Leader of Tomorrow Arron Gill reflects on how the concept of diversity is being framed in conversations.
At first, I was excited: a national group of artists of colour coming together over a few years to train, exchange, and learn critical artistic leadership skills. Yet quickly we understood that before we could wilfully gain these skills from our meetings with key leaders across the sector, we would have to build methods of resilience because the framing of diversity across the sector is seen as an issue for us to deal with.
We’ve met three key leaders across two organisations and each time a conversation about running buildings and about power has swiftly become a lecture on diversity, including teaching a room of 25 artists of colour about the American Civil Rights movement and the teachings of Gandhi as a method of how we can bring change to the industry.
This has got to change. Influential artistic leaders often frame the concept of diversity in such an abstract way that the barrier becomes only an issue of ‘knowing what you want, and then getting it’.
Honestly, who is buying this? These sorts of answers immediately make invisible the material and institutional racism that permeates the sector and makes assumptions about specific ethnic groups. This was also combined with a ‘we’ve done our part, the rest is up to you’ message, and in this case the ‘we’ve done our part’ was in reference to Peter Bazalgette’s 2014 speech announcing the Creative Case for Diversity.
When this attitude is so prevalent it limits peoples’ capacity to produce and present art how they want to. Something that I think we need to do is denaturalise the dominant relations in both society and the arts, as this problem can’t be solved in isolation. We need to re-frame narratives that cannot be hijacked and that fracture the dominant culture.
There are a few pieces of work that immediately spring to mind - works that, yes, are centred on race and its intersections but also demand us to ask the ultimate question, what does it mean to be human?
The first piece is Simone Leigh’s ‘The Waiting Room’. Simone’s work pays tribute to Esmin Elizabeth Green, who died on the floor of Kings County Hospital in Brooklyn, New York, and investigates the US healthcare system by presenting an alternative, female, African American orientated version of healthcare. The exhibition fractures our idea of medicine to include strategies of care, community acupuncture and wellness classes, disobedience, herbal medicine, movement studios and meditation rooms. She does this by centring the experiences of women of colour in her work, to not make a point about diversity, but to re-frame the narrative.
I’m secondly drawn to the writings of Oscar Zeta Acosta, particularly the novel ‘The Revolt of the Cockroach People’. Acosta writes, “somebody still has to answer for all the smothered lives of all the fighters who have been forced to carry on, chained to a war for freedom, just like a slave is chained to his master. Somebody still has to pay for the fact that I have to leave friends to stay whole and human, to survive intact, to survive the species in my own buffalo run, as long as I can. What it is to be given, to or as, something to hold, always in common, has really got a hold on me. It’s not mine, but it’s all I have. I who have nothing, I who am no one, I who am not one, I can’t say it and I can’t get over it, I can’t grasp it and I can’t hold it. It opens everything and in that exhaustion of what it is to acquire, acquire is set to work.”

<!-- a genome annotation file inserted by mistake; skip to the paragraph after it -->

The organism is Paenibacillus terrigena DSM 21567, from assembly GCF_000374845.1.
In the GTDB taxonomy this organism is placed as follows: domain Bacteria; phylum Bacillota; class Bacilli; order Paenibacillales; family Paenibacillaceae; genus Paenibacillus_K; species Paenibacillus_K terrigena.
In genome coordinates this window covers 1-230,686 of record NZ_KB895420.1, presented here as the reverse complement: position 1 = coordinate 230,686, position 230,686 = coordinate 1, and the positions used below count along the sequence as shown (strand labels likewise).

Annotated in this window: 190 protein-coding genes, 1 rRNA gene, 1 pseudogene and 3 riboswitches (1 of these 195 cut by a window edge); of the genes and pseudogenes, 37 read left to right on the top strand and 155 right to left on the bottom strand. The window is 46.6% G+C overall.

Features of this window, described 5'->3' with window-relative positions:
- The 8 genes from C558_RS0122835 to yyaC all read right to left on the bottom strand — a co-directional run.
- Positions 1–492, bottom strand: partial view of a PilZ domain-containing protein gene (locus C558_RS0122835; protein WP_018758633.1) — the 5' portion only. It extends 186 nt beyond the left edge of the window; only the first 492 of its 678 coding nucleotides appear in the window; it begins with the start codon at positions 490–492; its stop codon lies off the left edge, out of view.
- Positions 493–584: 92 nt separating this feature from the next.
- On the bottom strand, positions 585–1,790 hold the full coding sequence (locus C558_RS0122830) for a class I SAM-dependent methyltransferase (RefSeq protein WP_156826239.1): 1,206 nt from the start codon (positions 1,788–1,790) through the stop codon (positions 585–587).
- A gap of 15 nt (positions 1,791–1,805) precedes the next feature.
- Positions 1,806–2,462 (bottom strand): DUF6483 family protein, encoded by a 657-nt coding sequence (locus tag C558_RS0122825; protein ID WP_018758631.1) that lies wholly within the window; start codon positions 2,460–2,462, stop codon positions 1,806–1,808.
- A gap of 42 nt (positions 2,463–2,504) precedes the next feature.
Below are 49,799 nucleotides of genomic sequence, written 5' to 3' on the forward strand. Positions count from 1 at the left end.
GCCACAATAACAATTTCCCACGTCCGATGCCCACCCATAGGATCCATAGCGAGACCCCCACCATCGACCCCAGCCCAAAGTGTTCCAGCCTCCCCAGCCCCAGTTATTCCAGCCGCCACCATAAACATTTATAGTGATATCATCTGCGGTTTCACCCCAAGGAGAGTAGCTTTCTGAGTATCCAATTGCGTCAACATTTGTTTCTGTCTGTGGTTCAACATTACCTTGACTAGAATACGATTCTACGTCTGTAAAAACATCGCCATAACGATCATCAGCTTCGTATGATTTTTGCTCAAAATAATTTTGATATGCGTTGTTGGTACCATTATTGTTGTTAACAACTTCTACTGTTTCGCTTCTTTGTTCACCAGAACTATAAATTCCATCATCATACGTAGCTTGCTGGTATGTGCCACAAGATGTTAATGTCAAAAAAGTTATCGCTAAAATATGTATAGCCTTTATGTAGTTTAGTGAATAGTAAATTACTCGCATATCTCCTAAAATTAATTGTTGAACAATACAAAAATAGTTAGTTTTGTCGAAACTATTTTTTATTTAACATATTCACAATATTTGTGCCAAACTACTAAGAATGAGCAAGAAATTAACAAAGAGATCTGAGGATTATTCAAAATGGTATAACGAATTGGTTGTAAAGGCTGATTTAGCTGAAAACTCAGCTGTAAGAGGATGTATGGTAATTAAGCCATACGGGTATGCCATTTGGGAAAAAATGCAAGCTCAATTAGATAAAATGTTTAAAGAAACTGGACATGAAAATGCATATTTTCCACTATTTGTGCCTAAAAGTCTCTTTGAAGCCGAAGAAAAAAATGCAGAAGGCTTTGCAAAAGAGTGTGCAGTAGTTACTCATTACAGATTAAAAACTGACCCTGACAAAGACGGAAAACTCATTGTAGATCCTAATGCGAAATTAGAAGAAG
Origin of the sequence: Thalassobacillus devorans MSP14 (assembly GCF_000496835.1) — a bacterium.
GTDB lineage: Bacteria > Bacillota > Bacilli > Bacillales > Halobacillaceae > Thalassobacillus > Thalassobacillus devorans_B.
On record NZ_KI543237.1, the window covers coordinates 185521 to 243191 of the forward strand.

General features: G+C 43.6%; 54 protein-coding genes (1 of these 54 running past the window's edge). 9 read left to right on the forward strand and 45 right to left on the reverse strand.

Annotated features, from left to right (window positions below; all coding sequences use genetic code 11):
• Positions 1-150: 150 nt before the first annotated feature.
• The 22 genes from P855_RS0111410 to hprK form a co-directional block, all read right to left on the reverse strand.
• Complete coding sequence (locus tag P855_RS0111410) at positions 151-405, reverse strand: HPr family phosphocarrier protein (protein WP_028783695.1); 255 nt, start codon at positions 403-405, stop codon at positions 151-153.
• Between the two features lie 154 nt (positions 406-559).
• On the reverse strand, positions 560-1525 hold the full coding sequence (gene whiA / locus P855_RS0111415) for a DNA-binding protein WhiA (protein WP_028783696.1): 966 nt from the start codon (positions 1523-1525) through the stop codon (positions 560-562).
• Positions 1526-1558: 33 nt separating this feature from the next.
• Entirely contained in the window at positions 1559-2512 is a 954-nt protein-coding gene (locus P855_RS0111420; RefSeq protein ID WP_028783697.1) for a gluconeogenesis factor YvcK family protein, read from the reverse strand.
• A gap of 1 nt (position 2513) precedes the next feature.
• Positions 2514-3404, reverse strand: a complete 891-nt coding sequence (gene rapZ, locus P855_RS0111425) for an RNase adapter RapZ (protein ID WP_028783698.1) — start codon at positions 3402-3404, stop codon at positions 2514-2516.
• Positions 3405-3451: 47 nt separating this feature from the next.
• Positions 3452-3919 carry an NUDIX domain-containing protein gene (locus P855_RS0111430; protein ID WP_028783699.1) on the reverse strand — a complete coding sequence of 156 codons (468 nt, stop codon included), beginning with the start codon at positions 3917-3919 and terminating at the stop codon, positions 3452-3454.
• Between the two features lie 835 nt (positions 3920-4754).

I first read Acosta during my first year of University, and what he talks about is still so pertinent. I read it as someone who is constantly having to negotiate and renew themselves, reaffirming identity in order just to survive, and what is taken from them cannot be taken back, and furthermore the terms on which they have to renew themselves are not their terms. I’m also struck by the idea of the buffalo run – the idea of isolation in a group of many, migrating and moving. Some will die through violence, others of hunger.
In this era (which a certain key leader said ‘was the best for people of colour it’s ever been’) that is characterised by Theresa May’s ‘Hostile Environment’ for migrants, of borders and refugees, of Black Lives Matter and so much else – it is important that we are honest with each other and challenge ourselves to create work that is set on our terms. I think it’s important to think as broadly as possible of how we can use art for the most specific of situations.
Arron Gill is co-organiser of The GAP Arts Project, a youth-led arts organisation based in Birmingham, UK, that ‘creates space and time for young people to make sense of the world through creative and cultural action’.